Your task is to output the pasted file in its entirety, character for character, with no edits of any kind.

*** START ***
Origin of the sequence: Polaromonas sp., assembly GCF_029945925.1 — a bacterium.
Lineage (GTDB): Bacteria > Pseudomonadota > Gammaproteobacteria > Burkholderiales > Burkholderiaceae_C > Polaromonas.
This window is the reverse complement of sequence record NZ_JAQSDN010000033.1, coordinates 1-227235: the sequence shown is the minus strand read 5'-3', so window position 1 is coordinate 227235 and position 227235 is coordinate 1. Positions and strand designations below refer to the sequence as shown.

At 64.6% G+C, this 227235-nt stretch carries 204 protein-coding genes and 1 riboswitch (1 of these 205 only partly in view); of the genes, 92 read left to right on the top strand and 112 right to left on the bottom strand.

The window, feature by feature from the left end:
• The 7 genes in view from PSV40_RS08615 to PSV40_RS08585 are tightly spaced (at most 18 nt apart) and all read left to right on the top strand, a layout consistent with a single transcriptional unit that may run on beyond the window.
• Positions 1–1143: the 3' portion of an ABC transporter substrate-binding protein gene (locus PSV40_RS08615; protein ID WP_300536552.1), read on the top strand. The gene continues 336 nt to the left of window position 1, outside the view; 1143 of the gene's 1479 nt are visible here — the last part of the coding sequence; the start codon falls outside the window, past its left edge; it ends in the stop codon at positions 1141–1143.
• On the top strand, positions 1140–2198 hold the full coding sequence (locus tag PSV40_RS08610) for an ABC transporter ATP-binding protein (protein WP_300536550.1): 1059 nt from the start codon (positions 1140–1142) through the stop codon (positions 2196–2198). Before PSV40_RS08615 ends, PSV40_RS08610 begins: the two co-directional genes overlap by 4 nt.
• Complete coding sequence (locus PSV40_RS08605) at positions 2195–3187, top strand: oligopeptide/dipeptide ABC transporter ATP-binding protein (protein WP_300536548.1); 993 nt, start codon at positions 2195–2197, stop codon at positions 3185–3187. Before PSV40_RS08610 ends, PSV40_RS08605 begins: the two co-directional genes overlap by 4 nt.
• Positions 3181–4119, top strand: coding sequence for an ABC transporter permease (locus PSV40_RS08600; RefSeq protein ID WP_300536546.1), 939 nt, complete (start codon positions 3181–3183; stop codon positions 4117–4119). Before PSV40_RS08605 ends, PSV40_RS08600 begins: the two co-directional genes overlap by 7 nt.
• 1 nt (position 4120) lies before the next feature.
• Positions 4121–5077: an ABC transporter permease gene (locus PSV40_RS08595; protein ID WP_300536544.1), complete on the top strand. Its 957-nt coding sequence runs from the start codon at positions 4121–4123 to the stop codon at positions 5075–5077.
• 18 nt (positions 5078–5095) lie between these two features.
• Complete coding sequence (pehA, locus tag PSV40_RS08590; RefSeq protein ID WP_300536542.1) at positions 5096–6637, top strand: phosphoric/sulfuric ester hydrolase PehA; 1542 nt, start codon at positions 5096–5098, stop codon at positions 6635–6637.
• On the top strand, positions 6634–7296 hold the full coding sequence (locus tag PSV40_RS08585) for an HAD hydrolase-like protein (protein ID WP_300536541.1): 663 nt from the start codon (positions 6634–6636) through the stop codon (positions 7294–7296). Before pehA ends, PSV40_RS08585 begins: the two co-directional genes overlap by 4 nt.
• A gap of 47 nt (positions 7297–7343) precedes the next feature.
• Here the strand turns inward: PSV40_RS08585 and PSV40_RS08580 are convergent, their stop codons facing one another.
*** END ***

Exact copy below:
Origin of the sequence: Polaromonas sp., assembly GCF_029945925.1 — a bacterium.
Lineage (GTDB): Bacteria > Pseudomonadota > Gammaproteobacteria > Burkholderiales > Burkholderiaceae_C > Polaromonas.
This window is the reverse complement of sequence record NZ_JAQSDN010000033.1, coordinates 1-227235: the sequence shown is the minus strand read 5'-3', so window position 1 is coordinate 227235 and position 227235 is coordinate 1. Positions and strand designations below refer to the sequence as shown.

At 64.6% G+C, this 227235-nt stretch carries 204 protein-coding genes and 1 riboswitch (1 of these 205 only partly in view); of the genes, 92 read left to right on the top strand and 112 right to left on the bottom strand.

The window, feature by feature from the left end:
• The 7 genes in view from PSV40_RS08615 to PSV40_RS08585 are tightly spaced (at most 18 nt apart) and all read left to right on the top strand, a layout consistent with a single transcriptional unit that may run on beyond the window.
• Positions 1–1143: the 3' portion of an ABC transporter substrate-binding protein gene (locus PSV40_RS08615; protein ID WP_300536552.1), read on the top strand. The gene continues 336 nt to the left of window position 1, outside the view; 1143 of the gene's 1479 nt are visible here — the last part of the coding sequence; the start codon falls outside the window, past its left edge; it ends in the stop codon at positions 1141–1143.
• On the top strand, positions 1140–2198 hold the full coding sequence (locus tag PSV40_RS08610) for an ABC transporter ATP-binding protein (protein WP_300536550.1): 1059 nt from the start codon (positions 1140–1142) through the stop codon (positions 2196–2198). Before PSV40_RS08615 ends, PSV40_RS08610 begins: the two co-directional genes overlap by 4 nt.
• Complete coding sequence (locus PSV40_RS08605) at positions 2195–3187, top strand: oligopeptide/dipeptide ABC transporter ATP-binding protein (protein WP_300536548.1); 993 nt, start codon at positions 2195–2197, stop codon at positions 3185–3187. Before PSV40_RS08610 ends, PSV40_RS08605 begins: the two co-directional genes overlap by 4 nt.
• Positions 3181–4119, top strand: coding sequence for an ABC transporter permease (locus PSV40_RS08600; RefSeq protein ID WP_300536546.1), 939 nt, complete (start codon positions 3181–3183; stop codon positions 4117–4119). Before PSV40_RS08605 ends, PSV40_RS08600 begins: the two co-directional genes overlap by 7 nt.
• 1 nt (position 4120) lies before the next feature.
• Positions 4121–5077: an ABC transporter permease gene (locus PSV40_RS08595; protein ID WP_300536544.1), complete on the top strand. Its 957-nt coding sequence runs from the start codon at positions 4121–4123 to the stop codon at positions 5075–5077.
• 18 nt (positions 5078–5095) lie between these two features.
• Complete coding sequence (pehA, locus tag PSV40_RS08590; RefSeq protein ID WP_300536542.1) at positions 5096–6637, top strand: phosphoric/sulfuric ester hydrolase PehA; 1542 nt, start codon at positions 5096–5098, stop codon at positions 6635–6637.
• On the top strand, positions 6634–7296 hold the full coding sequence (locus tag PSV40_RS08585) for an HAD hydrolase-like protein (protein ID WP_300536541.1): 663 nt from the start codon (positions 6634–6636) through the stop codon (positions 7294–7296). Before pehA ends, PSV40_RS08585 begins: the two co-directional genes overlap by 4 nt.
• A gap of 47 nt (positions 7297–7343) precedes the next feature.
• Here the strand turns inward: PSV40_RS08585 and PSV40_RS08580 are convergent, their stop codons facing one another.